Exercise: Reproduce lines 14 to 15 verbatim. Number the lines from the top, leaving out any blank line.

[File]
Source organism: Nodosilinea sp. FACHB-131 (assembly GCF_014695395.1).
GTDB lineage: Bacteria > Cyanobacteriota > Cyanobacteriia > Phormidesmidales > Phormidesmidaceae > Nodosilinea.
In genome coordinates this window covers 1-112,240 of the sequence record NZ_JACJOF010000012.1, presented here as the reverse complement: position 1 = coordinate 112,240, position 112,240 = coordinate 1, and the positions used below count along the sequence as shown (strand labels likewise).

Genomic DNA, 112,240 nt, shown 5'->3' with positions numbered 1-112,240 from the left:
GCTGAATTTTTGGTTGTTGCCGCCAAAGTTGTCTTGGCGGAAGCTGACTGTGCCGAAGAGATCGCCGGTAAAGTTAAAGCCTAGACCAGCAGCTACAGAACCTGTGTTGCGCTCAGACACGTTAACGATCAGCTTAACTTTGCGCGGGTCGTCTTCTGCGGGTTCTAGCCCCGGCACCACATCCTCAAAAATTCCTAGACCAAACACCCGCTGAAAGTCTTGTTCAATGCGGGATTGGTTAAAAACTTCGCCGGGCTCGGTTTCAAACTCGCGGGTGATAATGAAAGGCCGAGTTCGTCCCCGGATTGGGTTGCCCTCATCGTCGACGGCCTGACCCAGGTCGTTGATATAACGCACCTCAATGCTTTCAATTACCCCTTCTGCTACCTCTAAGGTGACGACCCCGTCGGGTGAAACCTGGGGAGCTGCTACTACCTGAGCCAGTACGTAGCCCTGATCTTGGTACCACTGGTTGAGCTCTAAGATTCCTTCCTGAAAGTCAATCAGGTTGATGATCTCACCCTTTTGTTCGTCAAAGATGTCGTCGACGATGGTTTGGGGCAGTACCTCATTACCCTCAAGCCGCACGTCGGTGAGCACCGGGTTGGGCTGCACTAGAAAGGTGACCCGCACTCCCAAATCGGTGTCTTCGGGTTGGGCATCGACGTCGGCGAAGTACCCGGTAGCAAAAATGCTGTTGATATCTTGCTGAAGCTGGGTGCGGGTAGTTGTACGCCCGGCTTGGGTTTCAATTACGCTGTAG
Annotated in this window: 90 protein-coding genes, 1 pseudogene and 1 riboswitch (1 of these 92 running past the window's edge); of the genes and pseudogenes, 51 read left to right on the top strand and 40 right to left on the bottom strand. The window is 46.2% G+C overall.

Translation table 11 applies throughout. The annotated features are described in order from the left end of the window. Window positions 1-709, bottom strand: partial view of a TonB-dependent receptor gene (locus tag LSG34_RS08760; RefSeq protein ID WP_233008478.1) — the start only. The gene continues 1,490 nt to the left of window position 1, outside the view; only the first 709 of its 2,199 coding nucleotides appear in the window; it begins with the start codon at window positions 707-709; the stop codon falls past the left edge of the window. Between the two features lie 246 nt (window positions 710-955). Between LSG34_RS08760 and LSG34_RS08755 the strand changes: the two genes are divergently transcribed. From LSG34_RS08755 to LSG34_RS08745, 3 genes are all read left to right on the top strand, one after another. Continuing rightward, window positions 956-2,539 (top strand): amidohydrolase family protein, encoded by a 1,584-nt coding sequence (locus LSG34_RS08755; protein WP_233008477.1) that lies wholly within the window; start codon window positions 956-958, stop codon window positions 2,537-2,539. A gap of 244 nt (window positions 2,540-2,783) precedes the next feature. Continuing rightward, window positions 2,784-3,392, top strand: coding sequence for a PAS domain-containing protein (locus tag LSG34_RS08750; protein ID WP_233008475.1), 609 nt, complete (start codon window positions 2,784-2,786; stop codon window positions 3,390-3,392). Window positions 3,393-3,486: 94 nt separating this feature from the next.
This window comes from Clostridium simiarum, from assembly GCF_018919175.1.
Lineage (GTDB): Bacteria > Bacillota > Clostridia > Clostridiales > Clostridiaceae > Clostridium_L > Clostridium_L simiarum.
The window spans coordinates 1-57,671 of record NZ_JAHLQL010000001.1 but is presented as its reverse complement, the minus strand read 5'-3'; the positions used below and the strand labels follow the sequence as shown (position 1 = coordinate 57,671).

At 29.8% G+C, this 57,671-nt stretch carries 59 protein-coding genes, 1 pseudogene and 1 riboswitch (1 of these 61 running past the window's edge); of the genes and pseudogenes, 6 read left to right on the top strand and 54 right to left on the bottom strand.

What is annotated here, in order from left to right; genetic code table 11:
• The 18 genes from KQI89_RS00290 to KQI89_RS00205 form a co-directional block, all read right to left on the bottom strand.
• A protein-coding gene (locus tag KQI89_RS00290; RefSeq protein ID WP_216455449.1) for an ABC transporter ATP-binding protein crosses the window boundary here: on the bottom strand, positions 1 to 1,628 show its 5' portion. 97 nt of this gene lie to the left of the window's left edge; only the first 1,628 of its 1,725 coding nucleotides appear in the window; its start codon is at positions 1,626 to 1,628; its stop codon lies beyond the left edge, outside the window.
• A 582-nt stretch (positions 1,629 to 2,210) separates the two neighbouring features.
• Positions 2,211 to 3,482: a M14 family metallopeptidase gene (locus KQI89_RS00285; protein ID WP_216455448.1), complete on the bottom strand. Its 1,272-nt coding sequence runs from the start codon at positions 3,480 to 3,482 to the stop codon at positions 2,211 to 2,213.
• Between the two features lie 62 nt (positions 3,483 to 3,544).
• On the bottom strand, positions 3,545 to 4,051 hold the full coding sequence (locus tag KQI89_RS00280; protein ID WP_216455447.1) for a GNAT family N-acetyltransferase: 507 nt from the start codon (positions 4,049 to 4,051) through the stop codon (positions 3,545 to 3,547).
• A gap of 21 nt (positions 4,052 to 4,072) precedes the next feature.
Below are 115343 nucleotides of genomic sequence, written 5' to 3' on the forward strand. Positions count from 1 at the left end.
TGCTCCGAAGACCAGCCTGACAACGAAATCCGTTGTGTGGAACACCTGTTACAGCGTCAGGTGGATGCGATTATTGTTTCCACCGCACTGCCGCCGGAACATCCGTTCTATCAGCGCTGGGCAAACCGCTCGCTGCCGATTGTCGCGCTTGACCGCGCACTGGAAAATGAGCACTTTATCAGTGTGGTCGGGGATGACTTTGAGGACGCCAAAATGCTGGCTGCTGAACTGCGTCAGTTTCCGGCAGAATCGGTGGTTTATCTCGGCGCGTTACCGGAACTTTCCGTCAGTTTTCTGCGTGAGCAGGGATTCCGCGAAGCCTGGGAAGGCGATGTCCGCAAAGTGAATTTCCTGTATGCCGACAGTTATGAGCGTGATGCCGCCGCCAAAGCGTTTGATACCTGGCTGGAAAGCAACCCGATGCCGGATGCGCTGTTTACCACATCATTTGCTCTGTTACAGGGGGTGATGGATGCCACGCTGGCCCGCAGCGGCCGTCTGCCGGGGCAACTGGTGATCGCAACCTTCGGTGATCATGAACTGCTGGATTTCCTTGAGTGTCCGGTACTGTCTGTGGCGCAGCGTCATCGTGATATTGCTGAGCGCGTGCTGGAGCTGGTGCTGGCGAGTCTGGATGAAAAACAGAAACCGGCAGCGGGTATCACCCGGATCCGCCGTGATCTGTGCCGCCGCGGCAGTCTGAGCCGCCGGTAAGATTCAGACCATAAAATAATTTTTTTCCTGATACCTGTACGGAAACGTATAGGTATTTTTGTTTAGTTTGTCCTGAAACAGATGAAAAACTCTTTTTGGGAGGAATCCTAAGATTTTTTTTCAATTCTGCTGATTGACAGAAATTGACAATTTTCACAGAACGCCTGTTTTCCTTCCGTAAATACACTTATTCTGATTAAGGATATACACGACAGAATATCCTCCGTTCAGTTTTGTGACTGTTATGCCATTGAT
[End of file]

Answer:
• A protein-coding gene (locus tag KQI89_RS00290; RefSeq protein ID WP_216455449.1) for an ABC transporter ATP-binding protein crosses the window boundary here: on the bottom strand, positions 1 to 1,628 show its 5' portion. 97 nt of this gene lie to the left of the window's left edge; only the first 1,628 of its 1,725 coding nucleotides appear in the window; its start codon is at positions 1,626 to 1,628; its stop codon lies beyond the left edge, outside the window.
• A 582-nt stretch (positions 1,629 to 2,210) separates the two neighbouring features.